20

Probably a stupid question... but here goes anyway...

I have set up quartz, and can schedule jobs, and I can confirm that jobs (implementing the IJob interface) are working.

Looking at the documentation on the site, (Lesson 3 of the tutorial):

The only type of exception that you are allowed to throw from the execute method is JobExecutionException.

I would like that when an exception occurs that I haven't explicitly handled, it should throw a JobExecutionException, so that I can log it in the 'parent' application. I have wrapped my code in a try catch, and have thrown the JobExecutionException, but now where to handle it?

I don't call the execute method anywhere, that is handled by Quartz (on a separate thread). So, how do I handle that error when it occurs. I don't really want to swallow the error in the Job

  • 1
    OK, did a bit more research, and it looks like a JobListener is what I'm looking for. Now to figure out how it would handle the exception. – tardomatic Jul 14 '10 at 13:15
  • annnnnd.... no luck. even with a listener, app crashes when throwing exception. HELP! – tardomatic Jul 14 '10 at 14:21
  • @tardomatic-If you have a job listener wired to a job/group name the listener will be called regardless of if the job succeeds or fails. After you throw a JobExecutionException (based on you detecting an error), Quartz will consider the job not complete (by definition, Quartz considers a job complete unless you fire a JobExecutionException). Now, when you are in the listener's JobWasExecuted() method you can check the JobExecutionException parameter to see if it is set. Now you know if the job failed and you can optionally perform cleanup etc tasks prior to job executing again in the future. – Matthew Jul 5 '15 at 1:53
12

Typically you would set up the execute method of your job as follows:

try
{
    // the work you want to do goes here
}
catch (ExceptionTypeYouWantToHandle1 ex1)
{
    // handle exception
}
catch (ExceptionTypeYouWantToHandle2 ex2)
{
    // handle exception
}
// and so on
catch (Exception ex)
{
    // something really unexpected happened, so give up
    throw new JobExecutionException("Something awful happened", ex, false); // or set to true if you want to refire
}

At this point the scheduler itself will log the exception to wherever it is logging (based on the configuration).

  • 1
    It's been so long since I've worked with this, I don't have the code available anymore to test to see if this works. Doubtful though, as throwing the JobExecutionException is the problem. I throw that, but Quartz does not handle it and log it as you mention, it just bubbled all the way up as an unhandled exception. – tardomatic Jul 13 '11 at 11:41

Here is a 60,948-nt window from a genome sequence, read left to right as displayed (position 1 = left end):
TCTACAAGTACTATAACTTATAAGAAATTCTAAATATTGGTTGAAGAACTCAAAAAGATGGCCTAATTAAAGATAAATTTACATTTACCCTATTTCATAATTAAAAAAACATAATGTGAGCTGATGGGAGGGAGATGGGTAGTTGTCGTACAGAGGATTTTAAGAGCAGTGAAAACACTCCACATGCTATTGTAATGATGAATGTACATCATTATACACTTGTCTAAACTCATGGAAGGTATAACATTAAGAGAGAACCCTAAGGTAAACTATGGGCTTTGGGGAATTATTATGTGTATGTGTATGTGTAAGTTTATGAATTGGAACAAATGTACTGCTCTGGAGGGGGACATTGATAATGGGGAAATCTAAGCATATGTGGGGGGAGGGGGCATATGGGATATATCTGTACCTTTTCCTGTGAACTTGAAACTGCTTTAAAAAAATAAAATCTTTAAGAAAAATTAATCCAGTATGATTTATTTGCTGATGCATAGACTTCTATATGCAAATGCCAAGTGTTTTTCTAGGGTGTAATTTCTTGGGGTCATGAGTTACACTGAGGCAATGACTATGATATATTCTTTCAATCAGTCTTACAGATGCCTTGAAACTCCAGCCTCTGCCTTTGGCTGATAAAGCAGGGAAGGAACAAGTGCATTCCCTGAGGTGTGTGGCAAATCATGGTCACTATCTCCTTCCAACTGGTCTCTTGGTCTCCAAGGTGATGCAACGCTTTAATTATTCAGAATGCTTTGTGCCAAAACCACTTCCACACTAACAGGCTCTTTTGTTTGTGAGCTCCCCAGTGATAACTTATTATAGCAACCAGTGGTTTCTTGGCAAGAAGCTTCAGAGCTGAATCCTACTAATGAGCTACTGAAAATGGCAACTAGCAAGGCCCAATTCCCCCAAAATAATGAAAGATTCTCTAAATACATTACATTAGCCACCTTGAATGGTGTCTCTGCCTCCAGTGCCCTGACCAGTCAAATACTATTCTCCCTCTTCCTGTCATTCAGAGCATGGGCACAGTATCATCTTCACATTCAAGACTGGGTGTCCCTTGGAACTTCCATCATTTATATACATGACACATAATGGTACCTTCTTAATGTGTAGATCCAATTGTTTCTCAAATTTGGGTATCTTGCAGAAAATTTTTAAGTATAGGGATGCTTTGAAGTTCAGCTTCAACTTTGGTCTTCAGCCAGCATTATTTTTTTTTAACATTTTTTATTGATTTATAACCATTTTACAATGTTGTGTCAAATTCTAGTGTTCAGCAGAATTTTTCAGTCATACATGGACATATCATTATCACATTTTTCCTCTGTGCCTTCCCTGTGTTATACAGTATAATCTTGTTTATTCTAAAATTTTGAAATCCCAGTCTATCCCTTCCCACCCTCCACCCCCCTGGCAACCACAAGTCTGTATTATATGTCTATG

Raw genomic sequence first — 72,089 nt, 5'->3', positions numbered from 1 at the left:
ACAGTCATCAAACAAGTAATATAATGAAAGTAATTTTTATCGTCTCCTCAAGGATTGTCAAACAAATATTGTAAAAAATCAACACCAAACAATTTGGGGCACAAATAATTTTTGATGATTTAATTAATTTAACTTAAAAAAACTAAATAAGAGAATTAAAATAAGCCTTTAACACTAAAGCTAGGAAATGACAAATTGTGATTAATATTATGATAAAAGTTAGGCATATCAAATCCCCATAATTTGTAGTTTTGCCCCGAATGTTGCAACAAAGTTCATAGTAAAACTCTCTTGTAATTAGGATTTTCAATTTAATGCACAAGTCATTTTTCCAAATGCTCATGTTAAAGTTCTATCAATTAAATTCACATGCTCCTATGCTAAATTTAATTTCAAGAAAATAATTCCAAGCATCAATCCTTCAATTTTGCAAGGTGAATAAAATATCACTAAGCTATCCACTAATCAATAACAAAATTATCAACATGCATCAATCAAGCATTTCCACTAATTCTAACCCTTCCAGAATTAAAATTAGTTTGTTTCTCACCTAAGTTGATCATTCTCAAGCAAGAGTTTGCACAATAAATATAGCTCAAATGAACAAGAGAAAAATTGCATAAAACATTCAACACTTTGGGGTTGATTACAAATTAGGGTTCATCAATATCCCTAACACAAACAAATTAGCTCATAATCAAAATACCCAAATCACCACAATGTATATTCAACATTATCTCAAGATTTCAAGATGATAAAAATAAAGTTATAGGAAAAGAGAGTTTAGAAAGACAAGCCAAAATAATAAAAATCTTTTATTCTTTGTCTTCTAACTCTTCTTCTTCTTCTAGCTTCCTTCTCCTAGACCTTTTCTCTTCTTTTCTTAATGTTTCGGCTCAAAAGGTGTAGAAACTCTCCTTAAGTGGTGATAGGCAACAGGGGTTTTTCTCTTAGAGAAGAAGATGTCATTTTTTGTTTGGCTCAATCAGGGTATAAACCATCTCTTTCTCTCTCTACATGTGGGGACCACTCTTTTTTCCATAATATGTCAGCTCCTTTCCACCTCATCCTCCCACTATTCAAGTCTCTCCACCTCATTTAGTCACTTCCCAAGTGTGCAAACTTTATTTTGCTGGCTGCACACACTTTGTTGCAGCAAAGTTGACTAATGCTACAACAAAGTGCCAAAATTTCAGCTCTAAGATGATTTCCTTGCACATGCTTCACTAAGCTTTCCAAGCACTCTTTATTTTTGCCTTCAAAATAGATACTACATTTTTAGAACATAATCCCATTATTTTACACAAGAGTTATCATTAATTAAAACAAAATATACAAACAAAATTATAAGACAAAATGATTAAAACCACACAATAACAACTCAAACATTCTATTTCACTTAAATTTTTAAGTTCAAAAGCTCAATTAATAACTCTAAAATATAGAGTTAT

• ... you can't be serious ... gonna catch 'em all is not supposed to be best practice ... it would be way better to add a listener and react to job-endings having an exception ... – Andreas Niedermair Oct 24 '13 at 11:32
  • Best practice is to have your job handle its own exceptions. Are you recommending creating a separate listener for every job type just to handle exceptions? – jvilalta Oct 25 '13 at 19:02
  • 1
    I am having similar trouble. Do you know what would be worth so much for the Quartz community? A youtube video series + code samples of one of you quartz ninjas setting up a full (simple) quartz implementation with jobStore, unit testing, and some debugging that you deliberately cause & discover many of the common "gothchas". – gooddadmike Apr 24 '14 at 4:23
  • @jvilalta when you know which line is going to might throw an exception, why not catch it there? yes, that would totally correct - and not a try in the beginning and a catch in the end of the method - but .net is forcing this not the same way as java does, so a global exception handler - i did not say global catch - is quite common (like you'd utilize the AppDomain's UnhandledException-handler in a console app for this), and the "best" and most reusable version of this is a listener for exactly this task. – Andreas Niedermair Sep 27 '14 at 19:11
16

I solved this problem by using a base class to catch all the exceptions:

public abstract class JobBase : IJob
{
    protected JobBase()
    {
    }

    public abstract void ExecuteJob(JobExecutionContext context);

    public void Execute(JobExecutionContext context)
    {
        string logSource = context.JobDetail.FullName;

        try
        {
            ExecuteJob(context);
        }
        catch (Exception e)
        {
           // Log exception